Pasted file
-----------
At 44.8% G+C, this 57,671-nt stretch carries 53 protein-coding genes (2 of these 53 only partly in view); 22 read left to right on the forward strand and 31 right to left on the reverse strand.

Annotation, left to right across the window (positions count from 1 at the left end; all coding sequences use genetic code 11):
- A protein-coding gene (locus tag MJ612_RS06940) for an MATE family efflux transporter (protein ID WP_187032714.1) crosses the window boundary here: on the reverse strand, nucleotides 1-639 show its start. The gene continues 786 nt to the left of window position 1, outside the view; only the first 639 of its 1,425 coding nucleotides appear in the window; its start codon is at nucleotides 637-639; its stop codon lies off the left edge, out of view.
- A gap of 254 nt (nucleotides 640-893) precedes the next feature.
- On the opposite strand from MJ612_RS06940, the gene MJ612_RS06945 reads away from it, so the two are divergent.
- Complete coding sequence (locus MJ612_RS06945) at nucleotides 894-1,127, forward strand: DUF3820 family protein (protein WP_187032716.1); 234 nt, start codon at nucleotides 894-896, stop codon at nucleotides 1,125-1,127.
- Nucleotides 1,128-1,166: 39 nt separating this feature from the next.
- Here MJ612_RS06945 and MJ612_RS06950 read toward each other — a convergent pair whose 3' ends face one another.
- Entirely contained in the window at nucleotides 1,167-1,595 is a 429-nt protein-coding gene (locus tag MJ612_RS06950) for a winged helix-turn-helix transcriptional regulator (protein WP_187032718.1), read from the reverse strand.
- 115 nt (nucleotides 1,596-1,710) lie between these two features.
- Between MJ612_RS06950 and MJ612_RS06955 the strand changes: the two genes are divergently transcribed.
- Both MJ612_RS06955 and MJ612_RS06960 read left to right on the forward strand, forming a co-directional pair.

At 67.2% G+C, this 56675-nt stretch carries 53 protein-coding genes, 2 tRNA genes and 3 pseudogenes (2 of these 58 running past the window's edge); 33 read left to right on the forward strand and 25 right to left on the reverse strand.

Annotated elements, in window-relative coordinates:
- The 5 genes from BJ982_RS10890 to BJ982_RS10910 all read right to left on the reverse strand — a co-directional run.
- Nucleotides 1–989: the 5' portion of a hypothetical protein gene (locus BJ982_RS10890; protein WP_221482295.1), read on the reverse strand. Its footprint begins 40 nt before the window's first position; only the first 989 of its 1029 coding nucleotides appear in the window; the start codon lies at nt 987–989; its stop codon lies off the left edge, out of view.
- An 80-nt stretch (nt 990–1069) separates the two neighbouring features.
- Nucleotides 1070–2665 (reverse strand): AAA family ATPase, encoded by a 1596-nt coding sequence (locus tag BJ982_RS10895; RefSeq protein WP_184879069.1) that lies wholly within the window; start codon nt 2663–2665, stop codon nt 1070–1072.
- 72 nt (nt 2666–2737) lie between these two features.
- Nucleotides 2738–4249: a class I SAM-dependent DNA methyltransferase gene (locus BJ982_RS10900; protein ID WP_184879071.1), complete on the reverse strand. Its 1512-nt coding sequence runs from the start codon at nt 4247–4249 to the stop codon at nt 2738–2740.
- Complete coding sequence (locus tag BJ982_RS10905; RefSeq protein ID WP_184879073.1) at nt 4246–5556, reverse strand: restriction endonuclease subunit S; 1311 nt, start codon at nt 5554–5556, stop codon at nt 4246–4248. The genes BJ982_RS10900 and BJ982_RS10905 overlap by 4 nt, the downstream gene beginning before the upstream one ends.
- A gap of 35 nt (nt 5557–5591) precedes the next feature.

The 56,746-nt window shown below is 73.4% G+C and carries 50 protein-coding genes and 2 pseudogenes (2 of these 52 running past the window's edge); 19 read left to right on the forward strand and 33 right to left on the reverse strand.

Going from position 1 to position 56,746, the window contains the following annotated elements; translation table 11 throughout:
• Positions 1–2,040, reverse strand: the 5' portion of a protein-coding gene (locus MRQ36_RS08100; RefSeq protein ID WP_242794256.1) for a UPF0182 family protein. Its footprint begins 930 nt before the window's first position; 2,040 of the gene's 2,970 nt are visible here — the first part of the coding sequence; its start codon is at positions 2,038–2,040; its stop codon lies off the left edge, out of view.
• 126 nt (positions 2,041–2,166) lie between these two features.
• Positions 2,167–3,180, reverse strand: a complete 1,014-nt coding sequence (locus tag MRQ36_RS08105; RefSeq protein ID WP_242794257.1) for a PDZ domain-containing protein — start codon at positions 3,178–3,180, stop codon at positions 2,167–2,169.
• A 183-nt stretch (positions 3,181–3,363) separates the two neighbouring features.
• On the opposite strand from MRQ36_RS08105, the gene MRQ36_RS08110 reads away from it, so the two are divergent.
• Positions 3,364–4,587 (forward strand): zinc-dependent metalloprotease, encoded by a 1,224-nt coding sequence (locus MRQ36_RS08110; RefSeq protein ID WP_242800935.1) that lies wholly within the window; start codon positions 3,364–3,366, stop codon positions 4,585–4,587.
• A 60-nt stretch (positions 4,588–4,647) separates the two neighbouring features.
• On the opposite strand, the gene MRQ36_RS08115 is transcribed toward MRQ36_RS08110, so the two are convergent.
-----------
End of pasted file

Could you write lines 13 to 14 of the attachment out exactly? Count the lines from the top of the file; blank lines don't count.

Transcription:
At 67.2% G+C, this 56675-nt stretch carries 53 protein-coding genes, 2 tRNA genes and 3 pseudogenes (2 of these 58 running past the window's edge); 33 read left to right on the forward strand and 25 right to left on the reverse strand.

Annotated elements, in window-relative coordinates: